Why there's little cheer in the latest wages and jobs data.
Jobs, jobs and more jobs were at the centre of what has been one of the most telling economic weeks of 2017.
We highlighted the employment numbers at the start of the week – employment has been one of the bright spots of the Australian economic landscape. Although Thursday's numbers were slightly soggy on a net basis, when added to the yearly figures it's more of an impressive read. Australia has added more than 340,000 jobs in 2017 with two months to go.
This year is fast catching up to 2005, when we saw approximately 357,000 jobs added. Considering December is impacted by the festive season, the November numbers will be key to reaching this milestone. It could be touch and go. All eyes on the December 15 release.
There has been an impressive increase in full-time employment during 2017. A further 24,300 full-time jobs were added in the month of October. With business confidence on the up, the sector is picking up staff for the years ahead.
Employment strength should be meet with excitement. The positive impact on the economy and investment are well known. However, Wednesday's wage growth index changed everything around the outlook for Australia's GDP and inflation forecasts. Employment might be rising, but wages are not. Check out the below chart for a comprehensive picture of wage stagnation.
In wages, we have just experienced 2 per cent growth year-on-year (YoY), which is off its record low from the previous quarter of 1.9 per cent YoY. However, the YoY figure has been bolstered by the public sector adding 2.4 per cent YoY.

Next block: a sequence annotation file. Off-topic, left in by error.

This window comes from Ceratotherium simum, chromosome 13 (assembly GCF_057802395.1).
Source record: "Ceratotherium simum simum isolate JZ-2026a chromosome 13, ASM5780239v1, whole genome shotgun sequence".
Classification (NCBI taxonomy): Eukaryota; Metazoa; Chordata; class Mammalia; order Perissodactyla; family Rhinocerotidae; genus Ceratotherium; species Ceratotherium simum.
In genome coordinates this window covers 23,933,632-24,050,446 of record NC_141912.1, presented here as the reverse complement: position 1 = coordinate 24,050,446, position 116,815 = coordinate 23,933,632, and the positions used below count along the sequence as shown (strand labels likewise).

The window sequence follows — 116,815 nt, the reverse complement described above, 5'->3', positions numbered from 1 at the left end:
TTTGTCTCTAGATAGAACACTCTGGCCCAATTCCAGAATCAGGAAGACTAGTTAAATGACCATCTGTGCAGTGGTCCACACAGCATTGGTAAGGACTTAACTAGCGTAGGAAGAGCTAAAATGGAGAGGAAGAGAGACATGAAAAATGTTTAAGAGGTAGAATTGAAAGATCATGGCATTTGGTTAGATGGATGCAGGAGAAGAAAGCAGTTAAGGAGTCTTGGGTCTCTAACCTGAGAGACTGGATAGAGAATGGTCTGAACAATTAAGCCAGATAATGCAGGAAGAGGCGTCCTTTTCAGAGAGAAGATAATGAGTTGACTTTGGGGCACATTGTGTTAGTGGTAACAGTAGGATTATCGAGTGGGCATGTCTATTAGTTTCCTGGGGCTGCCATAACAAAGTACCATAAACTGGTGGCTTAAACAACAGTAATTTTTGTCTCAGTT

Private sector wages have added only 1.9 per cent YoY. Adjusting for the inflation rate, that figure is whittled down to a paltry 0.1 per cent.
Private sector wages are clearly the bigger problem of the two, which the next chart focuses on. If we zoom into the private sector, and the underutilisation rate between 2015 and now, we can better see the breakdown of the relationship. Underutilisation is those wanting more hours.
Under normal conditions, you would expect wages to be much higher than current levels – what's going on?
Underutilisation figures reveal that employees want to work more. However, environmental impacts are clearly getting in the way (globalisation, technology, etc). And, despite increases in hours worked, this is not being translated to increases in average hourly earnings. Basically, people are working more for less, which raises concerns around job security.
Economically, the wage price index highlights that wage growth will become an inflation issue. Wages are a sizeable component of the overall inflation makeup and the downward trend is a concern. Wage growth impacts consumption and anaemic wages will hit consumption as households tighten the budget. Considering consumption makes up around 40 per cent of Australia's GDP, the Reserve Bank's forecasts are unlikely to be met anytime soon.
Want access to our latest research and new buy ideas?
Start a free 15 day trial and gain access to our research, recommendations and market-beating model portfolios.Sign up for free
Join the Conversation...
There are comments posted so far.